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Propitious Selection in Insurance

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  • Hemenway, David
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    Abstract

    The theory of propitious selection suggests that there are risk-avoiding personalities who both take physical precautions and buy financial security (insurance). Conversely, there are risk seekers who tend to do neither. Survey evidence is presented that is consistent with the theory. Individuals who obtain motor vehicle liability coverage are less likely than others to drink-and-drive, and are more likely to engage in health-beneficial (risk-avoiding) behaviors. Propitious selection may be a general phenomenon promoting favorable selection in many real world insurance markets. Copyright 1992 by Kluwer Academic Publishers

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    Bibliographic Info

    Article provided by Springer in its journal Journal of Risk and Uncertainty.

    Volume (Year): 5 (1992)
    Issue (Month): 3 (July)
    Pages: 247-51

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    Handle: RePEc:kap:jrisku:v:5:y:1992:i:3:p:247-51

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    Web page: http://www.springerlink.com/link.asp?id=100299

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    Cited by:
    1. Philippe Donder & Jean Hindriks, 2009. "Adverse selection, moral hazard and propitious selection," Journal of Risk and Uncertainty, Springer, vol. 38(1), pages 73-86, February.
    2. Bruno Jullien & Bernard Salanié & François Salanié, 2000. "Screening Risk-Averse Agents Under Moral Hazard," Working Papers 2000-41, Centre de Recherche en Economie et Statistique.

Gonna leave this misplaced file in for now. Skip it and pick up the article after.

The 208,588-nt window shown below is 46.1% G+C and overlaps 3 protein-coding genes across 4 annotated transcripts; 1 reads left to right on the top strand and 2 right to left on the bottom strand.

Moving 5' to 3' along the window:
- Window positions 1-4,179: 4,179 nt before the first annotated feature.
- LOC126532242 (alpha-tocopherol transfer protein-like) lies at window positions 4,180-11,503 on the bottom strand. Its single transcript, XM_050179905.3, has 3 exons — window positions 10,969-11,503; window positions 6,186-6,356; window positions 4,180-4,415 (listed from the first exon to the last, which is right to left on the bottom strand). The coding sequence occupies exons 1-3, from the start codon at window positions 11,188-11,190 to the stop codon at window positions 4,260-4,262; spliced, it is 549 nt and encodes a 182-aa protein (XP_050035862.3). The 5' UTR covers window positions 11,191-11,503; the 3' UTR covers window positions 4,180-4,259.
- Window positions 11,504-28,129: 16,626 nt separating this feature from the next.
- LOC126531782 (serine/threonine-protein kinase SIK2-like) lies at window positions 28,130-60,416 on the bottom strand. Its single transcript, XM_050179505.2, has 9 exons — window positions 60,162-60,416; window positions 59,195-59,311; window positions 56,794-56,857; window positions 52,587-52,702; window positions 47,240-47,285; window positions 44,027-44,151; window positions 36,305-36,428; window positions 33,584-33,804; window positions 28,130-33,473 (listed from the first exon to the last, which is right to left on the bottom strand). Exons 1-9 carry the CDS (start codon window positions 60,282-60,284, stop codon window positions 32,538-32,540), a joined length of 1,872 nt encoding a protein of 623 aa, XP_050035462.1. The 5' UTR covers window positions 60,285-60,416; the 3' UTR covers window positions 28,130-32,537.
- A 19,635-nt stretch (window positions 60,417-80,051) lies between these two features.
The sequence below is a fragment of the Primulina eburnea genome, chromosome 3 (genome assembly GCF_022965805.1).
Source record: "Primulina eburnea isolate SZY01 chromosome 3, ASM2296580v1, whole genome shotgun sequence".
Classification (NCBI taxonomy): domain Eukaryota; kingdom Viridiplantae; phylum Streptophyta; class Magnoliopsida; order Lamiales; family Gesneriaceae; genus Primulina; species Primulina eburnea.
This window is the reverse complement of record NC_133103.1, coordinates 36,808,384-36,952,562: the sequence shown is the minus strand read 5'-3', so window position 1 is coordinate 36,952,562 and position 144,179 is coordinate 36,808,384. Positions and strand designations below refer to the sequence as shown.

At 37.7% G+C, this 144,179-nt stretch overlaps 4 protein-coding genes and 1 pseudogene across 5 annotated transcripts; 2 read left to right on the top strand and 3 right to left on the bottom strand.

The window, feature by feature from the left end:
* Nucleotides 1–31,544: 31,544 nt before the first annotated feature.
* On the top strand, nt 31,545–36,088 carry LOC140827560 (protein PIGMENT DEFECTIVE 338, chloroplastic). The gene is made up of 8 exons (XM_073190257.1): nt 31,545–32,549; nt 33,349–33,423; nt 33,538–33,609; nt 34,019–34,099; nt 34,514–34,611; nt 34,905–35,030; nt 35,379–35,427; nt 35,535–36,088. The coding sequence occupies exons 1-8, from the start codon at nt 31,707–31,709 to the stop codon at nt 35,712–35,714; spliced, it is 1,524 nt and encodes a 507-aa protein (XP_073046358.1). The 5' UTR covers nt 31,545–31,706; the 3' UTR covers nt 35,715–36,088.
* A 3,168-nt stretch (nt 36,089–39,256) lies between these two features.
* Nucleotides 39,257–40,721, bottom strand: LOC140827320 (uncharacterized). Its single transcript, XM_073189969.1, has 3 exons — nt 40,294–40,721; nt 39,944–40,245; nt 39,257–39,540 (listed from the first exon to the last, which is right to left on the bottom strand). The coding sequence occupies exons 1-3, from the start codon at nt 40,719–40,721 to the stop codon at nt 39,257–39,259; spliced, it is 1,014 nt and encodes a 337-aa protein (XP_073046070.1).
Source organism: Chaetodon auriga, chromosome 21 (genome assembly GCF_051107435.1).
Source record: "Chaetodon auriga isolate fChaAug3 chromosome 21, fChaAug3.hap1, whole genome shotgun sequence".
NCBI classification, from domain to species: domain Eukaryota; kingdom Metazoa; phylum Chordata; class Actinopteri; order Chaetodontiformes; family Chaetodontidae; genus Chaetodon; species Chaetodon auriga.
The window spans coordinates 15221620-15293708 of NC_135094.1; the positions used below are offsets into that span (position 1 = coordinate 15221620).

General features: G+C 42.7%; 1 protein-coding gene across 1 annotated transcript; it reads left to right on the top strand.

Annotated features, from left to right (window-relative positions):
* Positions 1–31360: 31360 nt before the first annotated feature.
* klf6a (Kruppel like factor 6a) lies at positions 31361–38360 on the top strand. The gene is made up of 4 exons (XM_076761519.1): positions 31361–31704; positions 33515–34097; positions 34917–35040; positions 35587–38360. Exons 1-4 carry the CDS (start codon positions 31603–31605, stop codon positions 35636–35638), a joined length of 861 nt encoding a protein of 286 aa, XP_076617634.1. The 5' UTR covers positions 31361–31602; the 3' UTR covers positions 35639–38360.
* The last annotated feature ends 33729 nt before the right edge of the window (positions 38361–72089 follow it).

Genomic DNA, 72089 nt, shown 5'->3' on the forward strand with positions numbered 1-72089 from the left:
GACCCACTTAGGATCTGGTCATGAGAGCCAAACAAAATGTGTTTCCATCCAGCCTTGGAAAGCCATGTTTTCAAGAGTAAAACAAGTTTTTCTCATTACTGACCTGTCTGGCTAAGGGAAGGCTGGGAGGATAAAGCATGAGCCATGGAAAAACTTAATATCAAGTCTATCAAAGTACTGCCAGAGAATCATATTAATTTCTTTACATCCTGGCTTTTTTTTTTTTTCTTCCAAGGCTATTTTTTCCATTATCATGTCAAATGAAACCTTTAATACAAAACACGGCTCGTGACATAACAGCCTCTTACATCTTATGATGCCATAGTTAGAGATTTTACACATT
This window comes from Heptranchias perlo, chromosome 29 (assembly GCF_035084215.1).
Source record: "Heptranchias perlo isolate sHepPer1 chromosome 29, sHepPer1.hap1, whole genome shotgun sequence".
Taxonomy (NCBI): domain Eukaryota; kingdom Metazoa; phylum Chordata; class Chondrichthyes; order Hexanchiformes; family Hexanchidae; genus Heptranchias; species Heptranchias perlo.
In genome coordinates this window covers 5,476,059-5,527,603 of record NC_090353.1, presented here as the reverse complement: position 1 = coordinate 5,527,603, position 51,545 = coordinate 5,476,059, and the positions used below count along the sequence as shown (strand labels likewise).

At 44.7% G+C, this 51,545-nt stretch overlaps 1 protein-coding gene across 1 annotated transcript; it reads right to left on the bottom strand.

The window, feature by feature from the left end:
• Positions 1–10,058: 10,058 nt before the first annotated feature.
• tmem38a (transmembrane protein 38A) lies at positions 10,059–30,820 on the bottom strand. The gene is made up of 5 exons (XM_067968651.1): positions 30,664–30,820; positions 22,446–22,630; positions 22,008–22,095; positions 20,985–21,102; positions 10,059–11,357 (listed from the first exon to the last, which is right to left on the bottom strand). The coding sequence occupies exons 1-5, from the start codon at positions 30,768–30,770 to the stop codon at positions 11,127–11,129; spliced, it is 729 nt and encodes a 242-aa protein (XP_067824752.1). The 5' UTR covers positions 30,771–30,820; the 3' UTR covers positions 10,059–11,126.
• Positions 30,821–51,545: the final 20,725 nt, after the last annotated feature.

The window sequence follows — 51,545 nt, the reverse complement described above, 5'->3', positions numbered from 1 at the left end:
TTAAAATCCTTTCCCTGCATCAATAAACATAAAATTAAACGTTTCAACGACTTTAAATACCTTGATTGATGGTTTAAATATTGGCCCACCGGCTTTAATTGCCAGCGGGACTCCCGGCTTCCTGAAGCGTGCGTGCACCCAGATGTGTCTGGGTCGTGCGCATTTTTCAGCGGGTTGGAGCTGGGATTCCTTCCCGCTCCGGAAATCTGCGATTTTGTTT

3. Hanming Fang & Michael P. Keane & Dan Silverman, 2008. "Sources of Advantageous Selection: Evidence from the Medigap Insurance Market," Journal of Political Economy, University of Chicago Press, vol. 116(2), pages 303-350, 04.
    4. Bruno Jullien & Bernard Salanié & François Salanié, 2007. "Screening risk-averse agents under moral hazard: single-crossing and the CARA case," Economic Theory, Springer, vol. 30(1), pages 151-169, January.
    5. DE DONDER, Philippe & HINDRIKS, Jean, 2006. "Does propitious selection explain why riskier people buy less insurance?," CORE Discussion Papers 2006032, Université catholique de Louvain, Center for Operations Research and Econometrics (CORE).
    6. Dorothy Robyn & Katherine Swartz, 1993. "Insights," Journal of Policy Analysis and Management, John Wiley & Sons, Ltd., vol. 12(2), pages 359-363.
    7. Georges Dionne & Nathalie Fombaron & Neil Doherty, 2012. "Adverse Selection in Insurance Contracting," Cahiers de recherche 1231, CIRPEE.
    8. Buchmueller, Thomas C. & Fiebig, Denzil G. & Jones, Glenn & Savage, Elizabeth, 2013. "Preference heterogeneity and selection in private health insurance: The case of Australia," Journal of Health Economics, Elsevier, vol. 32(5), pages 757-767.

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